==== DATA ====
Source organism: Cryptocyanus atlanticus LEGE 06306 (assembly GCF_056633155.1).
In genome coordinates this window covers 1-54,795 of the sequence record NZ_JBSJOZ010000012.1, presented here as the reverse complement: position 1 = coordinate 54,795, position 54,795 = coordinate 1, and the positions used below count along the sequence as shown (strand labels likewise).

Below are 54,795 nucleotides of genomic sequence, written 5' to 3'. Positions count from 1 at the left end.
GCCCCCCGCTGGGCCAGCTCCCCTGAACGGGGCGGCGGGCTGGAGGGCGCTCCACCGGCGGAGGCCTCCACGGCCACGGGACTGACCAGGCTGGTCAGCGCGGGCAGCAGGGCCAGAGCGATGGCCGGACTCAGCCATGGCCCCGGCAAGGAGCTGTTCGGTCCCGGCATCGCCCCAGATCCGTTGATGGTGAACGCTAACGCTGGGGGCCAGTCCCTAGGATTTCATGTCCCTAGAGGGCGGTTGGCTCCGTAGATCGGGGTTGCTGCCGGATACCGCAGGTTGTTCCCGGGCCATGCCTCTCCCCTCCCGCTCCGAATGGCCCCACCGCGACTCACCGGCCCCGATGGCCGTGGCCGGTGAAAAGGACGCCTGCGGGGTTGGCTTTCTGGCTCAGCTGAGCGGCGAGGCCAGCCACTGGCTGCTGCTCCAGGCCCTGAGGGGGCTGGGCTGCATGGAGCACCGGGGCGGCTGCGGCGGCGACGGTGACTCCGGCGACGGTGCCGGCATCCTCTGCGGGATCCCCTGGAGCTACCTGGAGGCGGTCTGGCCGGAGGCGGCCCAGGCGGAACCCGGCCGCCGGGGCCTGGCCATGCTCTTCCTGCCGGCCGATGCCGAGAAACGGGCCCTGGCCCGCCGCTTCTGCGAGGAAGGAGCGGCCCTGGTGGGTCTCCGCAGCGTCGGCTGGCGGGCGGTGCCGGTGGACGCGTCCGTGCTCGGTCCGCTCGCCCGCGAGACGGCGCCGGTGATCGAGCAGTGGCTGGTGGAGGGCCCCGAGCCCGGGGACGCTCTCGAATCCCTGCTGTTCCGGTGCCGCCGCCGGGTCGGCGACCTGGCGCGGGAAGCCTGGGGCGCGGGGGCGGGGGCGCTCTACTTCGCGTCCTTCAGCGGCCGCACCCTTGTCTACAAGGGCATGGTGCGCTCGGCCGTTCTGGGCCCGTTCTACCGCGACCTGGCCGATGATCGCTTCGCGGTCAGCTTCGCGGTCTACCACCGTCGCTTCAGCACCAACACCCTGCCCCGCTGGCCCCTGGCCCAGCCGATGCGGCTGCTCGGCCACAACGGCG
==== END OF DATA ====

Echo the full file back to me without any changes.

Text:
Source organism: Cryptocyanus atlanticus LEGE 06306 (assembly GCF_056633155.1).
In genome coordinates this window covers 1-54,795 of the sequence record NZ_JBSJOZ010000012.1, presented here as the reverse complement: position 1 = coordinate 54,795, position 54,795 = coordinate 1, and the positions used below count along the sequence as shown (strand labels likewise).

Below are 54,795 nucleotides of genomic sequence, written 5' to 3'. Positions count from 1 at the left end.
GCCCCCCGCTGGGCCAGCTCCCCTGAACGGGGCGGCGGGCTGGAGGGCGCTCCACCGGCGGAGGCCTCCACGGCCACGGGACTGACCAGGCTGGTCAGCGCGGGCAGCAGGGCCAGAGCGATGGCCGGACTCAGCCATGGCCCCGGCAAGGAGCTGTTCGGTCCCGGCATCGCCCCAGATCCGTTGATGGTGAACGCTAACGCTGGGGGCCAGTCCCTAGGATTTCATGTCCCTAGAGGGCGGTTGGCTCCGTAGATCGGGGTTGCTGCCGGATACCGCAGGTTGTTCCCGGGCCATGCCTCTCCCCTCCCGCTCCGAATGGCCCCACCGCGACTCACCGGCCCCGATGGCCGTGGCCGGTGAAAAGGACGCCTGCGGGGTTGGCTTTCTGGCTCAGCTGAGCGGCGAGGCCAGCCACTGGCTGCTGCTCCAGGCCCTGAGGGGGCTGGGCTGCATGGAGCACCGGGGCGGCTGCGGCGGCGACGGTGACTCCGGCGACGGTGCCGGCATCCTCTGCGGGATCCCCTGGAGCTACCTGGAGGCGGTCTGGCCGGAGGCGGCCCAGGCGGAACCCGGCCGCCGGGGCCTGGCCATGCTCTTCCTGCCGGCCGATGCCGAGAAACGGGCCCTGGCCCGCCGCTTCTGCGAGGAAGGAGCGGCCCTGGTGGGTCTCCGCAGCGTCGGCTGGCGGGCGGTGCCGGTGGACGCGTCCGTGCTCGGTCCGCTCGCCCGCGAGACGGCGCCGGTGATCGAGCAGTGGCTGGTGGAGGGCCCCGAGCCCGGGGACGCTCTCGAATCCCTGCTGTTCCGGTGCCGCCGCCGGGTCGGCGACCTGGCGCGGGAAGCCTGGGGCGCGGGGGCGGGGGCGCTCTACTTCGCGTCCTTCAGCGGCCGCACCCTTGTCTACAAGGGCATGGTGCGCTCGGCCGTTCTGGGCCCGTTCTACCGCGACCTGGCCGATGATCGCTTCGCGGTCAGCTTCGCGGTCTACCACCGTCGCTTCAGCACCAACACCCTGCCCCGCTGGCCCCTGGCCCAGCCGATGCGGCTGCTCGGCCACAACGGCG